Plot: The president of a struggling advertising firm drops dead during a board meeting. The board members immediately vote on who should be the new president, the only condition being that they can't vote for themselves. They all decide to vote for Putney Swope, the lone black member of the board, thinking that nobody else would vote for him. He replaces the white collar white guys with some brothers and brings some truth and soul into the firm.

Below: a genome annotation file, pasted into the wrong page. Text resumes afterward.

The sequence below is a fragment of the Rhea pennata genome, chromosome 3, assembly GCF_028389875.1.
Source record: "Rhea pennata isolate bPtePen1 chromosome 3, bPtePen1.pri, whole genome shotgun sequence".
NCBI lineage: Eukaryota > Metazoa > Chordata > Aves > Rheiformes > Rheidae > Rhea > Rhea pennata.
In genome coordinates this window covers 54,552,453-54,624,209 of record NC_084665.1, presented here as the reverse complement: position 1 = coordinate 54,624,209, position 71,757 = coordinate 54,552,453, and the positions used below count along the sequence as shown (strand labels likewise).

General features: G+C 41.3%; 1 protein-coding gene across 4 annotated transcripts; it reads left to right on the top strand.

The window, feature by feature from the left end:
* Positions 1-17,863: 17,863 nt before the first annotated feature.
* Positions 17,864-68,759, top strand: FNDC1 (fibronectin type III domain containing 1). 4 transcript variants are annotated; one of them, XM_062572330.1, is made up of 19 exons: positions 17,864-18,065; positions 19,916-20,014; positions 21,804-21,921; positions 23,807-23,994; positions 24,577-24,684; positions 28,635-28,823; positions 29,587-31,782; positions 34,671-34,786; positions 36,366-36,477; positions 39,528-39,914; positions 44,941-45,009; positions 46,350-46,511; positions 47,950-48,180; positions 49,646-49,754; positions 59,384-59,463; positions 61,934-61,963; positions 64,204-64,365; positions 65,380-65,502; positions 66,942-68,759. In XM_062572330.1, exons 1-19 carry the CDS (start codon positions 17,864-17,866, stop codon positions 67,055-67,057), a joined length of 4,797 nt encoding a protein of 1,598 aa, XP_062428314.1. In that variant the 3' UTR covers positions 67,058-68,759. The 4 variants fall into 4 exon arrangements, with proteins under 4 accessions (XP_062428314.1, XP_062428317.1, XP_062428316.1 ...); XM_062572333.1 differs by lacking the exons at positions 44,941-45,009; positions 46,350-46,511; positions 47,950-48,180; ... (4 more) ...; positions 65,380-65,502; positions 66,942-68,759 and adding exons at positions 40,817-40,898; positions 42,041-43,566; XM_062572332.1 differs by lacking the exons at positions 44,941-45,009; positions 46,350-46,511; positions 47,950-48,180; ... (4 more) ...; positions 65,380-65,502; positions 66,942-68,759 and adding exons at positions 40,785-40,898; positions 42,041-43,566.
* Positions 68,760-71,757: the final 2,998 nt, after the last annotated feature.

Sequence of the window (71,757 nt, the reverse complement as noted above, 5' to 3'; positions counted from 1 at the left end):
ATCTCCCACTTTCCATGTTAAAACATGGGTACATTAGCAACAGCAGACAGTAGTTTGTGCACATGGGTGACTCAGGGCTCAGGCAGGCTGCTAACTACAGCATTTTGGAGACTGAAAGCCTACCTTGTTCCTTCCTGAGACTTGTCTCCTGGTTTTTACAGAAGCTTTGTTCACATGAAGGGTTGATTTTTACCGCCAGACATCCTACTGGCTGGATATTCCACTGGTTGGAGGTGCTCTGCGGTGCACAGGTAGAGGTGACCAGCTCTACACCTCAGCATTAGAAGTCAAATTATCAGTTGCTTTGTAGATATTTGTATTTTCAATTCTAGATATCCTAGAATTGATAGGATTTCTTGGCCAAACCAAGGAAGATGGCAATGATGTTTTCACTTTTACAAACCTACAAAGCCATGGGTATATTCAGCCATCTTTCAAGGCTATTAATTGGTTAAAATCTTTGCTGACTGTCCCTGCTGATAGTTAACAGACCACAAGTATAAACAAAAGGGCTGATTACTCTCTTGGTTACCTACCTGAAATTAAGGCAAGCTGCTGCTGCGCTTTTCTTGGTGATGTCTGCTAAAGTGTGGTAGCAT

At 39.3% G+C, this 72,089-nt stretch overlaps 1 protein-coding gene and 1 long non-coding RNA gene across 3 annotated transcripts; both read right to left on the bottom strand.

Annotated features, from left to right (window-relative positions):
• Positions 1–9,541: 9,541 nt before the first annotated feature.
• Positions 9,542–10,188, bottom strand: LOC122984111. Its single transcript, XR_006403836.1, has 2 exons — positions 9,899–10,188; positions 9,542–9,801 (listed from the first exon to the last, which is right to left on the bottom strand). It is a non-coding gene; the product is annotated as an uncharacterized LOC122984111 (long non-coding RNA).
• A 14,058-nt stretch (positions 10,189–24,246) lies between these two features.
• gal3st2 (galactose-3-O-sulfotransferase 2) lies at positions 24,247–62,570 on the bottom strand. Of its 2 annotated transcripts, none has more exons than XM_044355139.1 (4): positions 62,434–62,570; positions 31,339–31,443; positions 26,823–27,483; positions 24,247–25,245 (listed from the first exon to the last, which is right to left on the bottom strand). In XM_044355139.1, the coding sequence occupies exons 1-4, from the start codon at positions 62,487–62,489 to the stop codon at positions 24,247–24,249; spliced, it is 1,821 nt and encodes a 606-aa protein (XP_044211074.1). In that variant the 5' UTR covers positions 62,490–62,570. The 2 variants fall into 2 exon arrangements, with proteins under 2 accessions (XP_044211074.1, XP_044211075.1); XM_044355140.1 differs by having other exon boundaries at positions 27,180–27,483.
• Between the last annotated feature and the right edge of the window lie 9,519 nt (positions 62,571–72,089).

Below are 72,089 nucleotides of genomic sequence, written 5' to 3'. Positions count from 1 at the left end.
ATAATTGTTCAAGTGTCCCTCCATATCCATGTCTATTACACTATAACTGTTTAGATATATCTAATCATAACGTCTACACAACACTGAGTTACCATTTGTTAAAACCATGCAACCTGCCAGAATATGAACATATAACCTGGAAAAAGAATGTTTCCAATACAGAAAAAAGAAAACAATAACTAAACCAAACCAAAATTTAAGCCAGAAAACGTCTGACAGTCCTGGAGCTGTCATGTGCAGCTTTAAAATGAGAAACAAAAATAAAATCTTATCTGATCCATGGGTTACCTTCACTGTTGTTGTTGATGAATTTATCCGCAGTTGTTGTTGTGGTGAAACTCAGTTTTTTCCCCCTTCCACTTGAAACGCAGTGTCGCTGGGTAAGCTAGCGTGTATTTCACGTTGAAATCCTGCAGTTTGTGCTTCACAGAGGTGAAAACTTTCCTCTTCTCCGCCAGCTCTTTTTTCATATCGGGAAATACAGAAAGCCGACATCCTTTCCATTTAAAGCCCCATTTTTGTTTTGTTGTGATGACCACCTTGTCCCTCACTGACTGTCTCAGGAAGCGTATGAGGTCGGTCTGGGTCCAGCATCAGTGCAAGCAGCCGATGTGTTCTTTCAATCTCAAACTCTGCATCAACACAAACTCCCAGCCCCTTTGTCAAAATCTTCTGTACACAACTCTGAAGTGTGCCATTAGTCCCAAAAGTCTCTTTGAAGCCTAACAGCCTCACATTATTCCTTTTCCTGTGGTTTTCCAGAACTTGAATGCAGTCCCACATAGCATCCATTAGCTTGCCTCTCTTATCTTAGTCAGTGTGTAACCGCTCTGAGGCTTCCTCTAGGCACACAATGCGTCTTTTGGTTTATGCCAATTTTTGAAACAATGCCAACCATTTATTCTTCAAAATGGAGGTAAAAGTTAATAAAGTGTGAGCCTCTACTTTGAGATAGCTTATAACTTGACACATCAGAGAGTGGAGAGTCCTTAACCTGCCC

Another Robert Downey flick, this one less of a glorious mess and more of a frustrating one. One problem is that it's dated, a product of its time that likely would have raised some eyebrows back in the late 60s but doesn't retain much of its shock value 40 years later. It's definitely not without its moments and at times is pretty funny, but the hour and a half of gritty and artsy-fartsy incoherency would be draining for the average audience. Still, it's daring, unconventional, and anarchic enough for adventurous and patient film lovers to pop in. It's another one of those types of movies that I think I'd probably like better if I watched it a second time.